For using rap music to empower the girls of Afghanistan
When Sonita Alizadeh was 16 years old, her mother came to her with news that would turn her world upside down: Sonita was to be sold into marriage.
In her native Afghanistan, it was an all too common story — in fact, her family had already tried selling her once when she was 10. But the teenager’s reaction was anything but ordinary. She decided to rebel — and use music to do so.
“I scream to make up for a woman’s lifetime silence,” Alizadeh raps in “Daughters for Sale.” “I scream on behalf of the deep wounds on my body. I scream for a body exhausted in its cage — a body that broke under the price tags you put on it.”
As a young child, Alizadeh fled to Iran with her family to escape the Taliban. There, she learned to read and write at an NGO for Afghan refugees and took a special interest in poetry and music. Iranian rapper Yas and American rapper Eminem were among her biggest influences.
In her new home, she challenged authority once more. Defying an Iranian law that prohibited women from singing, she recorded songs about being a refugee, about the Afghanistan war, and about being a young woman. From Tehran, she even won $1,000 in a U.S.-based competition for a music video encouraging young Afghans to vote — undercutting her family’s belief that girls have no economic potential.
None of this was enough to stop her parents from arranging the marriage. Alizadeh’s mother, who had moved back to Afghanistan, instructed her to return home to meet her future husband. They said they needed the money so her brother could buy his own bride. But Alizadeh recorded her powerful and evocative video — "Daughters for Sale” — and uploaded it to YouTube. Eventually, her family relented and decided she didn’t need to get married. The video went viral and has since inspired countless other Afghan women.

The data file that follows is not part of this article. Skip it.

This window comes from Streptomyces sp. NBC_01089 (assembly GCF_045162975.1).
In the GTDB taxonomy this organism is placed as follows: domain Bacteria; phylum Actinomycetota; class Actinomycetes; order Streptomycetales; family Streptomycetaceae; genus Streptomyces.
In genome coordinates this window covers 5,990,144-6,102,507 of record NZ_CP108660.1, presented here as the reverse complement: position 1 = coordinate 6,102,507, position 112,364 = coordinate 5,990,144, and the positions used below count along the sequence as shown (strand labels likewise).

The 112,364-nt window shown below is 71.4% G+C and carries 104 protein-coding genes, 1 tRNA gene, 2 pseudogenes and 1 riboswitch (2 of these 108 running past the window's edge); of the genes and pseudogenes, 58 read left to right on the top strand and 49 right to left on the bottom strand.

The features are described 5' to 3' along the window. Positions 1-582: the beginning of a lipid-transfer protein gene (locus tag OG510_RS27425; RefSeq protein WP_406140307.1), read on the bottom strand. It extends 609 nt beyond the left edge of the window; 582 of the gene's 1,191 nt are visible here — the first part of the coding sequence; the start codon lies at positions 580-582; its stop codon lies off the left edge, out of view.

Today, Alizadeh lives in the United States and is a passionate advocate for ending child marriage. She has shared the stage with heads of state, Nobel Laureates, renowned changemakers, and has helped develop a curriculum on child marriage for over one million students. Her message about ending child marriage is reaching the highest levels of global leadership and civil society, and her story and vision have been shared worldwide.
Through her music and advocacy, Alizadeh wants to inspire people to rethink demeaning and destructive traditions. She aims high and is working to impact systems, policies, and beliefs that keep girls from living their full potential. "If I can change [my parents’] minds with my music,” she says, “then maybe I can change the world.”